April 20th – A few little things while we pray that the spring warmth stays with us permanently…
First? Back in March, as the annual stories were being written about the ongoing struggle for NCAA women’s basketball to have the same public prominence as the men’s tournament, Michigan State coach Suzy Merchant had a quote that caught my eye.
“What’s on TV in May? Not much besides softball,” Merchant said in a CNHI Indiana Sports story. “I think they’re looking for content, but for Big Ten, ESPN, Fox Sports, all these TV opportunities, I think there’s just so many windows, and if we’re constantly competing against the men and hockey and at the same time a little bit Basketball early, a little football early, should we as women think about something maybe unique and different?”
I’ll forgive Merchant for the coaches’ typical short-sightedness – May is pretty busy, including the postseason for almost every NCAA spring sport, not to mention the NBA and NHL playoffs, here in Indiana the Indianapolis 500 is pretty important, etc. – while confirming her general conceit.
Why does the women’s tournament have to take place in March?
May is probably not the right time. Then? Most fans would have to be convinced to be in a college basketball mood. It’s (mostly) warmer and people want to do things outside.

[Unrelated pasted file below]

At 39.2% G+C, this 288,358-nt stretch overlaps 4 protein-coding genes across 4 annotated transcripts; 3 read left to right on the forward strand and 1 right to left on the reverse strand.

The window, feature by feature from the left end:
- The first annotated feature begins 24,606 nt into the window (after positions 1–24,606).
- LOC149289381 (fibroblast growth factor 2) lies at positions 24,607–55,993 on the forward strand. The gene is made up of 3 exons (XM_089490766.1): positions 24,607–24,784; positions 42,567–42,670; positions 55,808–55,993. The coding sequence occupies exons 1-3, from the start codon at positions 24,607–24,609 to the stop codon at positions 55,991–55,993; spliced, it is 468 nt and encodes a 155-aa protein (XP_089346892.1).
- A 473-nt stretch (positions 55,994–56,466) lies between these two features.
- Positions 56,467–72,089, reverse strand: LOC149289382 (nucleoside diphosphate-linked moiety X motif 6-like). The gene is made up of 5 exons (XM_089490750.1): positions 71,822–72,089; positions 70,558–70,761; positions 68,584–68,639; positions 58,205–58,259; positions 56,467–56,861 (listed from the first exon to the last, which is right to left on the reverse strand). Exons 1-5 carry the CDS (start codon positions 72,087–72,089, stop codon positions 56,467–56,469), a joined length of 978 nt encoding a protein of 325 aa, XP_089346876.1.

However, what would be wrong with April Madness?
Seems to me it would be an easy move that would greatly benefit women’s basketball in a month when there isn’t a marquee to compete with — the Masters and baseball opening days are at the beginning of the month.
It wouldn’t be too difficult to do either. The season would of course start a month later. That would also have advantages. The games could begin after schools finish exams. The holiday season could be a holiday tournament window, much like Thanksgiving for the men’s schedule.
As a matter of fact? Men’s tournaments, currently taking place in late December, could be encouraged to avoid the holiday season to give women’s basketball a chance to take the spotlight. That could happen anyway if the conference dates for both genders stretch into December, as is the case with the current calendar.
Conference games would start in mid to late January, there is no Christmas break to bypass thus eliminating the problems with child attendance being on break in early January.
Both conference tournaments and the NCAA tournament itself would have the month of April to showcase women’s basketball without trying to fight for oxygen in the busy month of March. Media attention would be significantly higher, as would occasional attention from fans.
And most importantly for the schools and the NCAA? The TV deal could be more valuable if the women had a month of their own to showcase the sport. This brings money into the sport, which narrows the financial gap between the two sexes.
At the end of the day? Most who follow collegiate sports are fans of schools first. That sounds elementary, but how did Indiana women’s basketball prove itself, and which Indiana State women’s basketball proved itself in the 2000s and early 2010s? Fans will flock to the team colors when the team wins.